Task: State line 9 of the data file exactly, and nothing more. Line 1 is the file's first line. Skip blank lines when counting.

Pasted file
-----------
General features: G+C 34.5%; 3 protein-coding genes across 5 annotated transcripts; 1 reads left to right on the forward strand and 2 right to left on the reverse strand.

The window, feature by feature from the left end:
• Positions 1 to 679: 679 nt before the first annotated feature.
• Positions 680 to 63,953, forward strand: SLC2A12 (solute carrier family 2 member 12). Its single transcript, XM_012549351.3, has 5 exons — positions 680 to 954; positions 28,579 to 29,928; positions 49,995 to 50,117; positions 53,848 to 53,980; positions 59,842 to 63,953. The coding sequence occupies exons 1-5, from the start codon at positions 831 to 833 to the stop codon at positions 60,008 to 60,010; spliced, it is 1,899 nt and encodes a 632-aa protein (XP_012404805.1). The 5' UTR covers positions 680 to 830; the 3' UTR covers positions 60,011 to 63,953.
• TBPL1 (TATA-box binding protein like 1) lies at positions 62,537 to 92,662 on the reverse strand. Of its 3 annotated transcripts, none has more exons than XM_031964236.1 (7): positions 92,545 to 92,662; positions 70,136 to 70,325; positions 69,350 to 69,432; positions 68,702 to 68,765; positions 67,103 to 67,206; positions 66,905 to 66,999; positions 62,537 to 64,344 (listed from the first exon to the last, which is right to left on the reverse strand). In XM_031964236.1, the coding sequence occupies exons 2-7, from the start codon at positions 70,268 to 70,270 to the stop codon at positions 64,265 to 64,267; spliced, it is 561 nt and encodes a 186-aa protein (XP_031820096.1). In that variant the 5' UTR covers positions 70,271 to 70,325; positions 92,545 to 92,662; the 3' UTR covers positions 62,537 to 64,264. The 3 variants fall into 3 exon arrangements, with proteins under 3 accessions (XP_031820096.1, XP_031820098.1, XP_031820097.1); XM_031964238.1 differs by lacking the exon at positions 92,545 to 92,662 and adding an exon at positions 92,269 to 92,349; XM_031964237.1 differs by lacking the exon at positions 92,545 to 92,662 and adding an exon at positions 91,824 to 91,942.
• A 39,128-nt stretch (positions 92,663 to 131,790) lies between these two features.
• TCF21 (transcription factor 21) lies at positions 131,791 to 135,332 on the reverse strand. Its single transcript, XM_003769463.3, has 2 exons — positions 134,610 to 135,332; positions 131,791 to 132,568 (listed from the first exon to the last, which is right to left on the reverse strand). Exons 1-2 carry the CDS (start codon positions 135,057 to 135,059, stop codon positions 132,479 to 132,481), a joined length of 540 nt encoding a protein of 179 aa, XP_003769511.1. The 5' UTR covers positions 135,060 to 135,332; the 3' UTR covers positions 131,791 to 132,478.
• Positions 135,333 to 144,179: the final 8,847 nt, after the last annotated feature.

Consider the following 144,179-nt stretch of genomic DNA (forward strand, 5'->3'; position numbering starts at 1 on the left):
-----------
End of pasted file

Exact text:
Consider the following 144,179-nt stretch of genomic DNA (forward strand, 5'->3'; position numbering starts at 1 on the left):